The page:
Updated Singing Insects Of The Chicago Region For 2017

The Chicago region for this project includes 22 counties from southeastern Wisconsin around to Berrien County, Michigan. Singing insects are defined here as the cicadas, crickets, katydids, and members of two grasshopper subfamilies with sound displays that people can hear (though the songs of some are so high pitched that only young people can hear them unaided). There are around 100 species, though some I haven’t found outside historical records. I update the guide each year, and this year’s version is just over 100 pages.

The most important changes in the 2017 guide:

  • Added species pages for Cuban ground cricket, prairie meadow katydid, short-winged toothpick grasshopper, and clipped-wing grasshopper.
  • Removal of the page for the delicate meadow katydid (previous observation proved to be a variant of the dusky-faced meadow katydid; I am concerned that both delicate meadow katydids and slender coneheads may be extinct in the region).
  • Change of identification: the species previously labeled northwestern red-winged grasshopper proved to be a color variant of the autumn yellow-winged grasshopper.
  • Addition of 145 county records for all species combined, with the filling out of 9 species’ maps.
  • Added finds of persisting populations for 3 rare species.
  • Continued northward range expansion for the jumping bush cricket.

The guide is available for free as a highly compressed PDF document. (See Online References—Insects  for the 2017 guide.) There are maps showing current and historical county records, graphical devices indicating seasonal and time-of-day information, and descriptions of the insects and their songs. Information is presented as well on conservation concerns and ongoing range expansions. To get on the mailing list for future updates, send your request to me at wildlifer@aol.com.

Those who wish to follow the in-season progress of this research, or with more general interests in natural history, can check out my blog, https://natureinquiries.wordpress.com/ .

—Carl Strang, Wild Things presenter

Save the Date for Wild Things!

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Save the date for the next Wild Things Conference!

Saturday, February 18, 2017 at University of Illinois Chicago Forum.

Join us for the seventh biennial Wild Things Conference, bringing together volunteers, advocates, citizen scientists, researchers, and nature enthusiasts from across the Chicago region. We look forward to welcoming you to our new conference space at the UIC Forum for an inspiring day of presentations, workshops, and networking opportunities designed for the conservation community.

Wondering about the latest efforts to save the rusty-patched bumblebee? Curious to hear about the Kankakee mallow’s triumphant comeback on Langham Island? The Wild Things 2017 Conference is the place to be for the latest updates on these and other regional conservation issues.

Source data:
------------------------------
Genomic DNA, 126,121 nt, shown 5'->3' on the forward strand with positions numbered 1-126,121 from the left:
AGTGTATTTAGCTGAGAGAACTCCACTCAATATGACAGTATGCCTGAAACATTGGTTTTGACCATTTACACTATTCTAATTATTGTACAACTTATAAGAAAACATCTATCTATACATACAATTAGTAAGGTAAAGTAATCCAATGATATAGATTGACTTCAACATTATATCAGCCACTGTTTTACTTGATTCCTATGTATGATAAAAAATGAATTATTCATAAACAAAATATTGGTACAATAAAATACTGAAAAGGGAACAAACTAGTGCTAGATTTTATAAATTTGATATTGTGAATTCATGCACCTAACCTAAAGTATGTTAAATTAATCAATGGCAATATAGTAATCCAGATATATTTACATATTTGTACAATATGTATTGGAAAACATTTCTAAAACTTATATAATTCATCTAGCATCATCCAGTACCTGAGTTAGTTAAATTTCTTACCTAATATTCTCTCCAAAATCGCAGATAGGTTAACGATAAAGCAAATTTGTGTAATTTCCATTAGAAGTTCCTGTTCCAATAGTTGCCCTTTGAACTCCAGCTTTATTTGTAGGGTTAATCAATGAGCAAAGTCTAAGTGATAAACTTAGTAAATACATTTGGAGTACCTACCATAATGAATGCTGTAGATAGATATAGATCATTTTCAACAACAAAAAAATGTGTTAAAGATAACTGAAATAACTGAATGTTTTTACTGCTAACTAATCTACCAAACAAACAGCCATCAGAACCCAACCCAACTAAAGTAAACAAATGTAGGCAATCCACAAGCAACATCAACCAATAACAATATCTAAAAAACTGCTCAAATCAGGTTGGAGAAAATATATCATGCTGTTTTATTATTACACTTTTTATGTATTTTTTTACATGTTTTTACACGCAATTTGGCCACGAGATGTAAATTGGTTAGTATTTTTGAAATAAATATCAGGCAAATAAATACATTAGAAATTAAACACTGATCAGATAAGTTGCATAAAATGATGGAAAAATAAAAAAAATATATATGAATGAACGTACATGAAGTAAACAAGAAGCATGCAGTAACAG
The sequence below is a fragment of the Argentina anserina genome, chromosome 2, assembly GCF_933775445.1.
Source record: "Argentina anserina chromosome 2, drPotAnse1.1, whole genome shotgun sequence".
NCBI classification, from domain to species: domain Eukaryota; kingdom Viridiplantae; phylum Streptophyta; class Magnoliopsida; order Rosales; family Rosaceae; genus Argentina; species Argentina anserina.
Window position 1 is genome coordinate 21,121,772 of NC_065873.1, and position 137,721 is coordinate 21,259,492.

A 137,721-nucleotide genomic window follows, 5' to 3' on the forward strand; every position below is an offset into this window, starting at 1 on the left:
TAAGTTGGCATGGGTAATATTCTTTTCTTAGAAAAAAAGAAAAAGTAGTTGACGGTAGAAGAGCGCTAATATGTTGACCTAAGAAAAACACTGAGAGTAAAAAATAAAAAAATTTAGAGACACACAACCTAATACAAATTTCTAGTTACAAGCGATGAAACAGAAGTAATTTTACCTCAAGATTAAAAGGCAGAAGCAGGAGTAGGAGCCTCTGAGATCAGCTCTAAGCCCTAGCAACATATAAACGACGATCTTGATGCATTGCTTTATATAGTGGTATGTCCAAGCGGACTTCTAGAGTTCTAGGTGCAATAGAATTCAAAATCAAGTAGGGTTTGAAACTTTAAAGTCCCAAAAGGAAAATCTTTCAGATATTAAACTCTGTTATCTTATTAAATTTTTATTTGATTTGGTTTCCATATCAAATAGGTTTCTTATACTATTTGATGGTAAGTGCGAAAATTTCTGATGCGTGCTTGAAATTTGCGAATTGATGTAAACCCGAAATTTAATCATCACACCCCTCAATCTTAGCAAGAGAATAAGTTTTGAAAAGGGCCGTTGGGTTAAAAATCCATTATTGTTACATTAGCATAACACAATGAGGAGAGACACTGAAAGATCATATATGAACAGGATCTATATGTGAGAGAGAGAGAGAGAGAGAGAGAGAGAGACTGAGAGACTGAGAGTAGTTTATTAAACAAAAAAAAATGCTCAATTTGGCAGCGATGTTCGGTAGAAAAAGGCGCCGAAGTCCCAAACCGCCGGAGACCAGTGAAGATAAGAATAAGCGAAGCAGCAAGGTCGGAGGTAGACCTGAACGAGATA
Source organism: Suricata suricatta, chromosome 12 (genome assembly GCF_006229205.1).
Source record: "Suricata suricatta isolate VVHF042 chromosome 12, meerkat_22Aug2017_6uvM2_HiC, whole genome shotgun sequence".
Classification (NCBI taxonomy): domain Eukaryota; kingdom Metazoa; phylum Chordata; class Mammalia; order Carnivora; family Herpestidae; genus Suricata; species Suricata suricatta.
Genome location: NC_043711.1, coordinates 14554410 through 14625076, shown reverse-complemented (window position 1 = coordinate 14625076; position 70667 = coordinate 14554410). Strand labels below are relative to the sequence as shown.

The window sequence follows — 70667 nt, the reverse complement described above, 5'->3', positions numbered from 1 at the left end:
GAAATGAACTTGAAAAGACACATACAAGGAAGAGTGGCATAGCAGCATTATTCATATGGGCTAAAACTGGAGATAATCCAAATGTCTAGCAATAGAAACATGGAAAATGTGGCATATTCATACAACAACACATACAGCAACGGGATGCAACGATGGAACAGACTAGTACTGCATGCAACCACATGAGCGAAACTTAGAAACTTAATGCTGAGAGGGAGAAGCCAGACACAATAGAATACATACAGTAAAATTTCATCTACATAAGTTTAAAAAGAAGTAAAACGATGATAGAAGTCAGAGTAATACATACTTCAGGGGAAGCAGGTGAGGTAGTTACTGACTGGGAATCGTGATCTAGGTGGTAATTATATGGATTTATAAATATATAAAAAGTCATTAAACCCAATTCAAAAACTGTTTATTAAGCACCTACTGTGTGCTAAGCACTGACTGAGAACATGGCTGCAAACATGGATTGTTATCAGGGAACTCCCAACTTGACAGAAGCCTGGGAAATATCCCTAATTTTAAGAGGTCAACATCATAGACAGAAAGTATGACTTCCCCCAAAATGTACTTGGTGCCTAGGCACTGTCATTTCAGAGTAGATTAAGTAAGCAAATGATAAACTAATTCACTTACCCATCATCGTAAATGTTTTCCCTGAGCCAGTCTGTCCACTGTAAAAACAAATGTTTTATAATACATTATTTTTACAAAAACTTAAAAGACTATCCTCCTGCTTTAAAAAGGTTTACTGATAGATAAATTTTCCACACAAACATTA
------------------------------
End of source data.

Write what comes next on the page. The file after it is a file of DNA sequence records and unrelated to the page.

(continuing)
Important upcoming dates:

  • August 27 – Call for presentations on our website
  • November 15 – Registration opens

Can’t wait for the conference? We encourage you to explore our new website and follow our Facebook page.

Updated Singing Insects Guide

In 2015, I completed my 10th year of studying the singing insects of the Chicago region, and have begun to distribute the species guide that is the project’s main product. The Chicago region for this project includes 22 counties from southeastern Wisconsin around to Berrien County, Michigan. Singing insects are defined here as the cicadas, crickets, katydids, and members of two grasshopper subfamilies with sound displays that people can hear (though the songs of some are so high pitched that only young people can hear them unaided). There are around 100 species, though some I haven’t found outside historical records. I update the guide each year, and this year’s version just reached 100 pages.

Title page 2016

The guide is available for free as a highly compressed PDF document that nevertheless occupies over 5MB, thanks to the many photos. (See Online Resources—Insects  for the 2016 guide.) There are maps showing current and historical county records, graphical devices indicating seasonal and time-of-day information, and descriptions of the insects and their songs. Information is presented as well on conservation concerns and ongoing range expansions. To get on the mailing list for future updates, send your request to me at wildlifer@aol.com.

Those who wish to follow the in-season progress of this research, or with more general interests in natural history, can check out my blog, https://natureinquiries.wordpress.com/

—Carl Strang (previous Wild Things presenter)